Pricing Your Pool And Spa Business

Phillip Perry Square Headshot

Photo of Phillip M. PerryWith more economic optimism than we’ve seen in several years, banks more interested in lending, and interest rates at record lows, for those looking to retire or move on to another stage of life, 2012 may be the best time to sell a pool and spa business since 2008. 

If you are investigating the idea, remember that you will most likely want to sell your business for a price representing a multiple of cash flow. Why? First, it is the most commonly used method, and thus is familiar to prospective buyers.  Second, it is logical from a financial point of view: A buyer’s investment needs to be rewarded with a return in cash. Third, the formula usually results in the most favorable price from the standpoint of the seller.

Here’s how the formula works. Start by determining your annual cash flow. Begin with your annual bottom-line profit figure. Then add back what you have deducted during the year for interest, taxes, depreciation and amortization. The resulting cash flow number goes under the acronym of EBITDA (pronounced “EH-buh-ta.”) That stands for “earnings before interest, taxes, depreciation and amortization.”

Now that you have your EBITDA, apply a multiple. “For smaller companies the sales price is almost always four-to-six times EBITDA,” advises Rick Rickertsen, managing partner of Pine Creek Partners, a private equity firm based in Washington, D.C. So if your business’s EBITDA is $300,000 then your business may sell for $1.2 million to $1.8 million.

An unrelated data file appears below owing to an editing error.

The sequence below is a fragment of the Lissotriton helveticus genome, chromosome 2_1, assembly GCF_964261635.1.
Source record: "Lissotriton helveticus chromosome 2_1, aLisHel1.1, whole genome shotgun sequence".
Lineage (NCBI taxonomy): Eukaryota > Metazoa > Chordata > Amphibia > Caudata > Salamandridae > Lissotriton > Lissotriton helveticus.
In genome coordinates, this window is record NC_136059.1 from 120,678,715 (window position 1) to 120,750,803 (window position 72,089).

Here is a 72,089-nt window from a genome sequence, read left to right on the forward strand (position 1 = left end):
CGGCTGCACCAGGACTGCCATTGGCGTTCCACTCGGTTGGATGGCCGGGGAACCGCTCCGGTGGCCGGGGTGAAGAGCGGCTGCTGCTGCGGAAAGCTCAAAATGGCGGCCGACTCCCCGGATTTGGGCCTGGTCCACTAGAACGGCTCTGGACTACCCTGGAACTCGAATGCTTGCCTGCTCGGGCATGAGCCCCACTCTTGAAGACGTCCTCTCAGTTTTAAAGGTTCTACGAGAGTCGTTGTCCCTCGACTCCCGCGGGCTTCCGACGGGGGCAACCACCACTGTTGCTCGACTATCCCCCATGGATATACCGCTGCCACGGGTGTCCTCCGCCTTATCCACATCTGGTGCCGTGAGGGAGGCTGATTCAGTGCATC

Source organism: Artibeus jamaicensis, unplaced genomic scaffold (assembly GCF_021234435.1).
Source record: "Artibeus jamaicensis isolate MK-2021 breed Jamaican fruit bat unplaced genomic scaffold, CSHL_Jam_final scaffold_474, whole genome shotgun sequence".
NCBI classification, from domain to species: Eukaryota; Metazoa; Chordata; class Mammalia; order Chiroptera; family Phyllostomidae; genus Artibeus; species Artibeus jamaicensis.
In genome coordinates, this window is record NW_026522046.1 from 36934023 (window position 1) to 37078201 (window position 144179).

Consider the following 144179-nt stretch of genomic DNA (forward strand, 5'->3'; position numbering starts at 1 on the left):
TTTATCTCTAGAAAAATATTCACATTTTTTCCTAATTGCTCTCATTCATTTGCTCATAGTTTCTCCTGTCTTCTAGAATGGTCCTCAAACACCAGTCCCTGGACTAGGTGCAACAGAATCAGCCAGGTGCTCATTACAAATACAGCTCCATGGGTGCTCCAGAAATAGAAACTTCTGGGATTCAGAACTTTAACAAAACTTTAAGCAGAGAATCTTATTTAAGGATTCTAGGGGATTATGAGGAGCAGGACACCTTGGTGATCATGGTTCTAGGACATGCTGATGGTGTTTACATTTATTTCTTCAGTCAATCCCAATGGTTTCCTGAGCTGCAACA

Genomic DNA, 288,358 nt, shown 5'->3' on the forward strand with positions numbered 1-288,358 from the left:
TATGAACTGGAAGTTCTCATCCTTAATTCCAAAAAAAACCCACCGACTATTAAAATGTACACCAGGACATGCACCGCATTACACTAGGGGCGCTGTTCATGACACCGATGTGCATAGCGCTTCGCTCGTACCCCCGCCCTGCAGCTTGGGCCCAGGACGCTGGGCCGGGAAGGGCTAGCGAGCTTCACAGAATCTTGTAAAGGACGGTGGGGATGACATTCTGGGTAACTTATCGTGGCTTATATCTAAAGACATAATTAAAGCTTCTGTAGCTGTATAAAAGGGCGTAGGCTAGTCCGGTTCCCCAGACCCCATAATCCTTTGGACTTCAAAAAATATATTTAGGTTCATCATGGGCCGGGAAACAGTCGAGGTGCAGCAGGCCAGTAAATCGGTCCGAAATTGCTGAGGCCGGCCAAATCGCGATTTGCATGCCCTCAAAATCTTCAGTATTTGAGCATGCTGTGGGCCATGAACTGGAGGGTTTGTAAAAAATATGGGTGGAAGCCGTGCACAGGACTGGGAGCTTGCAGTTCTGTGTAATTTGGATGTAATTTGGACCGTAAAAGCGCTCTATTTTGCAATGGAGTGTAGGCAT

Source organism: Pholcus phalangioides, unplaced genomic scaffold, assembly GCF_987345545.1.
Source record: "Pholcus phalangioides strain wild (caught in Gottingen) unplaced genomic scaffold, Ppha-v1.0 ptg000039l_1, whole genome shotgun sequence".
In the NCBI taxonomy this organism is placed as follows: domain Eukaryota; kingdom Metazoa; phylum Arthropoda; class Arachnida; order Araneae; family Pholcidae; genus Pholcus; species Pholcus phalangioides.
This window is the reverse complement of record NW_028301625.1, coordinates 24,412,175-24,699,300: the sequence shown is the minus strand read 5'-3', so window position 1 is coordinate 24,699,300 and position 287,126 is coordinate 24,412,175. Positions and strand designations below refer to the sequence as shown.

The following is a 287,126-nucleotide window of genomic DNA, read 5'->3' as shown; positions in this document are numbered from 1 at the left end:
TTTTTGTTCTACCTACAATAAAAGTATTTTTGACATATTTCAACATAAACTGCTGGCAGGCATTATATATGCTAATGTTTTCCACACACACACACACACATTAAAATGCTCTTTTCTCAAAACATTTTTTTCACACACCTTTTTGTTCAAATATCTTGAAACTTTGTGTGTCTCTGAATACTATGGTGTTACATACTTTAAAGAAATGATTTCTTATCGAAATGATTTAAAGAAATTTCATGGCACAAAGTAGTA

Calculating By Revenue

The above calculation, sometimes called the “earnings multiple,” is the most common method of pricing a business.  Sometimes, though, a selling price can be determined by revenue. This is especially so for a business that has not been very profitable in recent years because of conditions beyond its control, and the future looks brighter. Such a business might sell for anywhere from one half to full annual revenue. In most cases a business has to have massive margins to sell for more than its annual revenues.

Here’s yet another calculation. If you have an asset-rich business, book value can be meaningful.  This situation most commonly occurs with manufacturers who might own the real estate, a commercial building, inventory and modern equipment. 

Book value can also come into play for those businesses which have no cash flow. A buyer will pay the face value of assets with the idea of retooling operations in a way that generates more cash in the future.

As for retailers, their inventory is usually not high enough to qualify for a meaningful calculation based on book value, since they usually turn inventory from seven to eight times a year. Most retail operations will use the cash flow method and will sell from four to five times cash flow.

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